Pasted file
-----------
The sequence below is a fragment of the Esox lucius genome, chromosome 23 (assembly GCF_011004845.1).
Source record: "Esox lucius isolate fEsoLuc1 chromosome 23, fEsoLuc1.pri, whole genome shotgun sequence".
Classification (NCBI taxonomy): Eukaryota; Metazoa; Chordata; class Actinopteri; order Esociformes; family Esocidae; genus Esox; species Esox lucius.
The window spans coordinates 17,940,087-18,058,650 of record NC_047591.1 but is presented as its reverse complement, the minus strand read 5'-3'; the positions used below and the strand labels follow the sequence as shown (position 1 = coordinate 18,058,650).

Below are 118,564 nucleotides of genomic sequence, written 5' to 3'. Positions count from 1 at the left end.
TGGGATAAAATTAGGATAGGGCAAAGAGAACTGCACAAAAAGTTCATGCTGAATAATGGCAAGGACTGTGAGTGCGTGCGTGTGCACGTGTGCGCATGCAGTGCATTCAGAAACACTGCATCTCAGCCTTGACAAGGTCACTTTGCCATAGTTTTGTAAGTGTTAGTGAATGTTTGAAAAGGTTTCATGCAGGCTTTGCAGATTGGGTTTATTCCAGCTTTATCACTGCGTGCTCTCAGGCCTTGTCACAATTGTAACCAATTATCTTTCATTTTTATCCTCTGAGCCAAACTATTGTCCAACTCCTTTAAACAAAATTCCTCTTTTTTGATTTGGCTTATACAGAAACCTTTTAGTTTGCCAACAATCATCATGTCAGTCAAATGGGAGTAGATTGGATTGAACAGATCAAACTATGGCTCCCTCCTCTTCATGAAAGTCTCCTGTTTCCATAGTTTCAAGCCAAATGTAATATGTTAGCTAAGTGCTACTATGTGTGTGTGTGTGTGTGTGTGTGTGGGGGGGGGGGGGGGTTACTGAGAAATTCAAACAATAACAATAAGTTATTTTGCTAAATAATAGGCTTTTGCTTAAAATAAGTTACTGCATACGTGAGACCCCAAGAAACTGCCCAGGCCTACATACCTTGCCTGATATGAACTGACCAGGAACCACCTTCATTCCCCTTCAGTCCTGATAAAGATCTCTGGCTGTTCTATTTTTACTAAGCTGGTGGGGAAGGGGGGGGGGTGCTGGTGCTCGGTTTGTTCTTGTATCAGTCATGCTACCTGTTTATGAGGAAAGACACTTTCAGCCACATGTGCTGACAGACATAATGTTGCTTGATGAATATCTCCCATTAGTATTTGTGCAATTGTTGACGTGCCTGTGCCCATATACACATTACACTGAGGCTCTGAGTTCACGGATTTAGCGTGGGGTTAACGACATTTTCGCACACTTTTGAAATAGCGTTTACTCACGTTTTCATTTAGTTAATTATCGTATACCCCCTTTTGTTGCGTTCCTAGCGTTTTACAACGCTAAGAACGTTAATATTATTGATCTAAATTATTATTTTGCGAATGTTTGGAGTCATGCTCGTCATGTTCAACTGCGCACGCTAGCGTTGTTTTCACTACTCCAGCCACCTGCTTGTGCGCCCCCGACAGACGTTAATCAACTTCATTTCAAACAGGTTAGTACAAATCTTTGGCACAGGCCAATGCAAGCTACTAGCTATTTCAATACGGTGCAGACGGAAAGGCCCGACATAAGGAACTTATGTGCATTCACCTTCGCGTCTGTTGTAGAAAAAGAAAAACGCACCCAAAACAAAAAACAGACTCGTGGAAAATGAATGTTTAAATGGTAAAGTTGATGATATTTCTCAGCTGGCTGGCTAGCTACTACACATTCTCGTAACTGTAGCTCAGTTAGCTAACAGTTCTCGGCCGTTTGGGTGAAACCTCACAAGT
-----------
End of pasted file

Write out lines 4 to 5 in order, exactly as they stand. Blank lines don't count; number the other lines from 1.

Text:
The window spans coordinates 17,940,087-18,058,650 of record NC_047591.1 but is presented as its reverse complement, the minus strand read 5'-3'; the positions used below and the strand labels follow the sequence as shown (position 1 = coordinate 18,058,650).

Below are 118,564 nucleotides of genomic sequence, written 5' to 3'. Positions count from 1 at the left end.